Well, you know, no systems other than the various other systems people have come up with over time, like subsistence, collectives, joint employee ownerships, etc.

Since it's still out there, though, I'd still like to find out how this is supposed to be connected to the issue of taxation as theft

An idea is not a reality. I already covered subsistence.
The other things you list continue to use wage labour.

User avatar
BK117B2
Minister
 
Posts: 2090
Founded: May 14, 2015
Ex-Nation

Postby BK117B2 » Sun Sep 27, 2015 5:32 am

Conscentia wrote:
BK117B2 wrote:Well, you know, no systems other than the various other systems people have come up with over time, like subsistence, collectives, joint employee ownerships, etc.

Since it's still out there, though, I'd still like to find out how this is supposed to be connected to the issue of taxation as theft

An idea is not a reality. I already covered subsistence.
The other things you list continue to use wage labour.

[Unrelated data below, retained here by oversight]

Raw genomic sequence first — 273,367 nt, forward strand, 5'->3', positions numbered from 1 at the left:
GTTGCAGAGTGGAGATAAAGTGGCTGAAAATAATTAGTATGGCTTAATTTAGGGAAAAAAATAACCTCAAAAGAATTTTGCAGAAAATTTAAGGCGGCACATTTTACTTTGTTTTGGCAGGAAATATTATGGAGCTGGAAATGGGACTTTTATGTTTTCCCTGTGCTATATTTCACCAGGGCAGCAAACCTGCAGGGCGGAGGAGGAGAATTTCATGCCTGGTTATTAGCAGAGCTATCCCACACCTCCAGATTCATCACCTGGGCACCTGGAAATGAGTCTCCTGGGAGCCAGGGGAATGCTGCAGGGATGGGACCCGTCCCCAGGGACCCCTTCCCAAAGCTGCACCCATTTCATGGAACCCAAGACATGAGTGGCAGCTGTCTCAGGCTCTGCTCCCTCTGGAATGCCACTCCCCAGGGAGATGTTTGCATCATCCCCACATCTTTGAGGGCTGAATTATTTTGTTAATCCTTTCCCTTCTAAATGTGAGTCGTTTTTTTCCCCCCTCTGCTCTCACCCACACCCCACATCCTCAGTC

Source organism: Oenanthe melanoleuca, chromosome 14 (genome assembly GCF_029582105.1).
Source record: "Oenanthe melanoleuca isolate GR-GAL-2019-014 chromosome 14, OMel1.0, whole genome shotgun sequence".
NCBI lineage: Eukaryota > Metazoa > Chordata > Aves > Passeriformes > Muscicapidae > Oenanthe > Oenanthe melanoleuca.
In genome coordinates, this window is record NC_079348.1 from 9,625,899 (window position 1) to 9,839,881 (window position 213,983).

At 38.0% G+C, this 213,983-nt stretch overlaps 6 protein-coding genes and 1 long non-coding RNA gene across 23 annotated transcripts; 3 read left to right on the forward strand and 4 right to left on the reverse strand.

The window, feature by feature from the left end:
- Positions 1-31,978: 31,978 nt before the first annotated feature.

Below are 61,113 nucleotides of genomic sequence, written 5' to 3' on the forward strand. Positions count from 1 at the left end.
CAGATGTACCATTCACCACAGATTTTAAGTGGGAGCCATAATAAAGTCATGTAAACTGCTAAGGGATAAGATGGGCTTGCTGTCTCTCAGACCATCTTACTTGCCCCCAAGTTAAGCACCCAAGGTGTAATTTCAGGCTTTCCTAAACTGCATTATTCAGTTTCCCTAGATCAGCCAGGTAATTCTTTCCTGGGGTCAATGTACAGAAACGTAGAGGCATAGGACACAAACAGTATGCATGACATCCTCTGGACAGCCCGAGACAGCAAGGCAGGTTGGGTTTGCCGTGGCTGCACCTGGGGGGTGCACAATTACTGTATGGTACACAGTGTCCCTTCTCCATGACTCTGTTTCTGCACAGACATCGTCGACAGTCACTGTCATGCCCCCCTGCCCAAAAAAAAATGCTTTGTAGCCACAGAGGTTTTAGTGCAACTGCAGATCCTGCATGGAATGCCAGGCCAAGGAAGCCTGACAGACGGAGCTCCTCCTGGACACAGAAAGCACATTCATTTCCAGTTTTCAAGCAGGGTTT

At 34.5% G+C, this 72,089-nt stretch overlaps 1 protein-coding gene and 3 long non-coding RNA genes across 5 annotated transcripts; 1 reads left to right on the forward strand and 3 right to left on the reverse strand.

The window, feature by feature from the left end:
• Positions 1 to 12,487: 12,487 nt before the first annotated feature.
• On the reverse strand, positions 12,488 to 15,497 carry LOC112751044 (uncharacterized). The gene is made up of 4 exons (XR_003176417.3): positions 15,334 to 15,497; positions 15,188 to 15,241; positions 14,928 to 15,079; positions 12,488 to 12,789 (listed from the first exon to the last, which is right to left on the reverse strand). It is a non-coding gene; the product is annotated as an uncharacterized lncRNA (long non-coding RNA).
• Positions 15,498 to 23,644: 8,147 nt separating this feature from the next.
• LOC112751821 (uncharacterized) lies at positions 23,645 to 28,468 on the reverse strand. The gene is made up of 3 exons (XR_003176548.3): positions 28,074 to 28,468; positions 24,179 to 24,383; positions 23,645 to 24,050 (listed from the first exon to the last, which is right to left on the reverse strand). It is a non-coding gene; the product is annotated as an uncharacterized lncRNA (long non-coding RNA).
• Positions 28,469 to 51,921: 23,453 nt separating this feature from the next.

The fact is that you stated something blatantly incorrect. That relatively few people choose other systems does not magically make them not exist.

The other things I list can involve exactly zero exchange of a wage for labor.

User avatar
Conscentia
Postmaster of the Fleet
 
Posts: 26681
Founded: Feb 04, 2011
Civil Rights Lovefest

Postby Conscentia » Sun Sep 27, 2015 6:22 am

BK117B2 wrote:
Conscentia wrote:An idea is not a reality. I already covered subsistence.
The other things you list continue to use wage labour.

The fact is that you stated something blatantly incorrect. That relatively few people choose other systems does not magically make them not exist.

Yes it does. If people don't practice these systems, then the systems don't exist - they're only imaginary.
BK117B2 wrote:The other things I list can involve exactly zero exchange of a wage for labor.

Well then I do not understand what you're referring to with those terms.
Last edited by Conscentia on Sun Sep 27, 2015 6:23 am, edited 1 time in total.

User avatar
BK117B2
Minister
 
Posts: 2090
Founded: May 14, 2015
Ex-Nation

Postby BK117B2 » Sun Sep 27, 2015 6:34 am

Conscentia wrote:
BK117B2 wrote:The fact is that you stated something blatantly incorrect. That relatively few people choose other systems does not magically make them not exist.

Yes it does. If people don't practice these systems, then the systems don't exist - they're only imaginary.